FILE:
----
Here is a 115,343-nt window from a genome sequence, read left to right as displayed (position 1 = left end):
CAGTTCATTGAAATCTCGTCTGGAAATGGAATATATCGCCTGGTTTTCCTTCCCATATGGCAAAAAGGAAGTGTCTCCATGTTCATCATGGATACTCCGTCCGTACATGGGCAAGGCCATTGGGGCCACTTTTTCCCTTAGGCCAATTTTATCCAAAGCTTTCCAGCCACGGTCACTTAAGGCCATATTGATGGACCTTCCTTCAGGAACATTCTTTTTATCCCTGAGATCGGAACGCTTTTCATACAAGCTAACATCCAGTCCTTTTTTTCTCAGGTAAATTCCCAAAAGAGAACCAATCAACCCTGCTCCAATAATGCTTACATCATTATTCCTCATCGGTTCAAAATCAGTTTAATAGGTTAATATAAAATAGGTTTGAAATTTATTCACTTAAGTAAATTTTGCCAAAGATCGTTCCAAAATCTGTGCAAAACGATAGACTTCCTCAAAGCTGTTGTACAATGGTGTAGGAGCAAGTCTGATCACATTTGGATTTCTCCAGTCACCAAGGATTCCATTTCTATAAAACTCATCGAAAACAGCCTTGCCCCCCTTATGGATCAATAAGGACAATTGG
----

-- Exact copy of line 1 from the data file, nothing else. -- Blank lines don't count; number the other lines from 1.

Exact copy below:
Here is a 115,343-nt window from a genome sequence, read left to right as displayed (position 1 = left end):